4. Stir the mixture constantly over medium heat with a heatproof spatula, scraping the bottom as you stir, until the mixture thickens and coats the spatula. The temperature should not exceed 175 °F. This may take a while to thicken sufficiently.

    Custard thickened.

    Pour the custard through the strainer and stir it into the cream.

    Strained custard.

    Whisk in the xanthan gum or Dixie Diner’s Thick It Up Low Carb Thickener while it’s still warm. Add and mix in the remaining 1 cup (232 g) heavy cream, EZ-Sweetz, glycerin, and stir until cool over an ice bath.
  5. Cover with plastic wrap and chill in a refrigerator until cooled completely.

Ben & Jerry’s “Whole Egg” Base

Nope. No pictures. This is so damned simple, you don’t need any and I refuse to provide them.


2¼ cups (522 g) heavy cream
1½ tablespoons Truvia
Big pinch salt
2 large eggs
21 drops EZ-Sweetz
1 tablespoon (18 g) vegetable glycerin
¼ teaspoon xanthan gum or ½ teaspoon Dixie Diner’s Thick It Up Low Carb Thickener


  1. Add the eggs to the 4 cup Pyrex measuring cup and beat with an electric mixer at maximum speed until they are airy and fluffy.
  2. Add the Truvia and beat with electric mixer at maximum to ensure it’s integrated.
  3. Add EZ-Sweetz, salt, glycerin, and xanthan gum or Dixie Diner’s Thick It Up Low Carb Thickener. Beat with electric mixer at maximum.
  4. Add heavy cream and gently whisk until mixture is homogenous.
  5. Cover with plastic wrap and chill in a refrigerator for later or use right away.

UPDATE (2015-06-10): I created a new low carb Philadelphia style ice cream base here that’s lower in calories and requires no eggs:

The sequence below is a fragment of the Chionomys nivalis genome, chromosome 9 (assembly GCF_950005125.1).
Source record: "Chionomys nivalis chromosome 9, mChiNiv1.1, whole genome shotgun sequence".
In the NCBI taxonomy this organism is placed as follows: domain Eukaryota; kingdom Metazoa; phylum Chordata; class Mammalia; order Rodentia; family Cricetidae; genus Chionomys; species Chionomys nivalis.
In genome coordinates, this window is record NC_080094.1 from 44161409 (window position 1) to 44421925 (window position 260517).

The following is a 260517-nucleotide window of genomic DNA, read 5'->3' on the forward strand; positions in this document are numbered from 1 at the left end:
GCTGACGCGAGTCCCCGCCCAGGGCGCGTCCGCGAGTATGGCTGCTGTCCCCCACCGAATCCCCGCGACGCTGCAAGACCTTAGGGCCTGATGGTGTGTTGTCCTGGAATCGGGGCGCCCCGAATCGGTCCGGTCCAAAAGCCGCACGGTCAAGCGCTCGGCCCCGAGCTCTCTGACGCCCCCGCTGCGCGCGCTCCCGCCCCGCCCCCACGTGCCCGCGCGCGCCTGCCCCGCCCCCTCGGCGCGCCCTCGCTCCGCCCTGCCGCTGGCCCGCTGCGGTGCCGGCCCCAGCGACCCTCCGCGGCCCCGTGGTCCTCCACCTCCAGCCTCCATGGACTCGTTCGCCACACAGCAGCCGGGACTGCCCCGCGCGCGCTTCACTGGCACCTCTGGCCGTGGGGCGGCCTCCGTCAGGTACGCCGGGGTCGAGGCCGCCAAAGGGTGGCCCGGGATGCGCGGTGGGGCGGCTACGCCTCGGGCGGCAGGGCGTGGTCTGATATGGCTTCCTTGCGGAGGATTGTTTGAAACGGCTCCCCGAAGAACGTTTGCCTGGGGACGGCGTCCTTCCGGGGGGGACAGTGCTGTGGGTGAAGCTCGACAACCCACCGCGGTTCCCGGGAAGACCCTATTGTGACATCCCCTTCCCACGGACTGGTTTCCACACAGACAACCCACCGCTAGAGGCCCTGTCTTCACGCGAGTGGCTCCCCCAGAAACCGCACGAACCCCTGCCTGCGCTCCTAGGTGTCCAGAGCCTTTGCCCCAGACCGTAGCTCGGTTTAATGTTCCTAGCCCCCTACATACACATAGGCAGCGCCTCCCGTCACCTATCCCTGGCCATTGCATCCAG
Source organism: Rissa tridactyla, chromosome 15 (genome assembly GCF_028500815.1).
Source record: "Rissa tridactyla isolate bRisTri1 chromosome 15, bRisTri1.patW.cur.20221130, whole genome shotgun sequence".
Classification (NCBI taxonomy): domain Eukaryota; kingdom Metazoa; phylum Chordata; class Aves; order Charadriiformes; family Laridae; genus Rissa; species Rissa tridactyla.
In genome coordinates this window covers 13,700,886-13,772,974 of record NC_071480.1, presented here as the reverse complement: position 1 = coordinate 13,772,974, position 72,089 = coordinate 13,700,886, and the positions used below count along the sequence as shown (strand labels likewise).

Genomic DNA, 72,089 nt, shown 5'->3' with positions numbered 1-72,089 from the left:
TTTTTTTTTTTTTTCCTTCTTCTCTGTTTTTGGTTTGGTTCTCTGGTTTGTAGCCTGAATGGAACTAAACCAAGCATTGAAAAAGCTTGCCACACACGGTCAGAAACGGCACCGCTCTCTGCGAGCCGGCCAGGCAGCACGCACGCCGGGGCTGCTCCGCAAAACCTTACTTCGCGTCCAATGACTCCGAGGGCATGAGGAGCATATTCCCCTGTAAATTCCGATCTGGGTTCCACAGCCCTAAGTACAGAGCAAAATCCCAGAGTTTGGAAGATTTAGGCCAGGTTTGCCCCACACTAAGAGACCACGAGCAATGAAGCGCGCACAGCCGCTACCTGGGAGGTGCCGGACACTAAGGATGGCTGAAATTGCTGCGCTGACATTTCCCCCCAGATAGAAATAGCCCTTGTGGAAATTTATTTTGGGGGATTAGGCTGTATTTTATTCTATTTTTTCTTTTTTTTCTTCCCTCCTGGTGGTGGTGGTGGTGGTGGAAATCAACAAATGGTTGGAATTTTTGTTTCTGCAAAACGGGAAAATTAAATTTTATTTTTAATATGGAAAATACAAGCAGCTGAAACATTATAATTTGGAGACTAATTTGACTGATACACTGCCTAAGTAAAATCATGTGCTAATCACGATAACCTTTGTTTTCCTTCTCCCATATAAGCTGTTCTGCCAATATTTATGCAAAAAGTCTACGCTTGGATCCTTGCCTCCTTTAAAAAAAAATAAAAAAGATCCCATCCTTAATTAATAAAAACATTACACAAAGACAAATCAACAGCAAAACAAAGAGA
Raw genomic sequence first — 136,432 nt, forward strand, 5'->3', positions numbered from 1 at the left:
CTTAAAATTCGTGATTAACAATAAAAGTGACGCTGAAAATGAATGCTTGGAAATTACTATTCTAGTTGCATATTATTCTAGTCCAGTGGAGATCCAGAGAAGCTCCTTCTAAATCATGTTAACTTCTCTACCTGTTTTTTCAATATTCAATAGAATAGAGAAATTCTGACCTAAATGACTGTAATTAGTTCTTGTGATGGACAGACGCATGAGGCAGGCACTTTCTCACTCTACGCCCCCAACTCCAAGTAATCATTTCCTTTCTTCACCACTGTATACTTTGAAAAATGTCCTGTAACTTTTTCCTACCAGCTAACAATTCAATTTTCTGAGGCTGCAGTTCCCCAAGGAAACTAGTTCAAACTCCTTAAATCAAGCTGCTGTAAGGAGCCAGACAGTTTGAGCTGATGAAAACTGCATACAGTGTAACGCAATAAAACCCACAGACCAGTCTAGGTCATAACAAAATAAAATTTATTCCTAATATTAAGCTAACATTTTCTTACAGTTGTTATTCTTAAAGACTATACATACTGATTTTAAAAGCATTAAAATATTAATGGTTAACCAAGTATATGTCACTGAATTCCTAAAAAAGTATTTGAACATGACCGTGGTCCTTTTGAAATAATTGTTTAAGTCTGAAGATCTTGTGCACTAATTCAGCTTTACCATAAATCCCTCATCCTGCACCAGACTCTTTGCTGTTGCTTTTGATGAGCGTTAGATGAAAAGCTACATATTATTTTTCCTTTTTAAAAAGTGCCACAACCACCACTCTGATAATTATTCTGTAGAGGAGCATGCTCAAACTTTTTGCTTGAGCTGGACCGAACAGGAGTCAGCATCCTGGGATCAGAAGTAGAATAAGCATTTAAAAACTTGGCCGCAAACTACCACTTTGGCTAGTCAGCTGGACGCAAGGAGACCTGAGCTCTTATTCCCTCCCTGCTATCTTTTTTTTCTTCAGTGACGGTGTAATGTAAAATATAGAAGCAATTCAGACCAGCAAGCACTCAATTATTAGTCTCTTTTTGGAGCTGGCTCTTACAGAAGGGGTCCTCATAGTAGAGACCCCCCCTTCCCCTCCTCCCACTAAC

Looking for chocolate? Low carb chocolate ice cream base:


  1. I'm curious as to why you use two different sweetener types. I don't have that much experience with using these (new to the low carb diet) so I truly interested in your experience.

    I'm also wondering what the almond milk contributes to this, as I don't have any experience with that either.

    Thanks for sharing your ideas here. I'm looking forward to trying it out.

  2. Every sweetener has a different kind of taste and aftertaste. Using more than one sweetener allows a more even sweetness and reduces the odds of an aftertaste. Truvia is actually two different sweeteners: erythritol and stevia. Adding sucralose yields a sweetness very close to sugar. The erythritol is important because it helps lower the freezing point.

    Ice cream is usually made from a combination of heavy cream and whole milk. Whole milk isn't desirable for low carb ice cream because of the sugars in it. It doesn't provide nearly as much milkfat as heavy cream, but it does serve other purposes. We couldn't make a custard with just heavy cream due to the high milkfat content. The unsweetened almond milk dilutes the mixture enough to allow us to make a custard. The water in the almond milk is partially boiled away like it is with whole milk.

  3. Why didn't you make a Philadelphia-style base also? I have nothing against eggs, but making the whole custard-base is a pain.

    1. Done!

  4. I tried your whole egg base and the texture was spot on!

    Was about 5.5 cups volume and the foam was surprisingly stable considering the fat content.

    I only have a freezer chilled churner and I didn't leave it in the freezer long enough so had to abort and put in a tray and whisk occasionally, still turned out great no big crystals and very light and airy.

    Next time will half the sucralose though as it was really sweet but very encouraging cheers!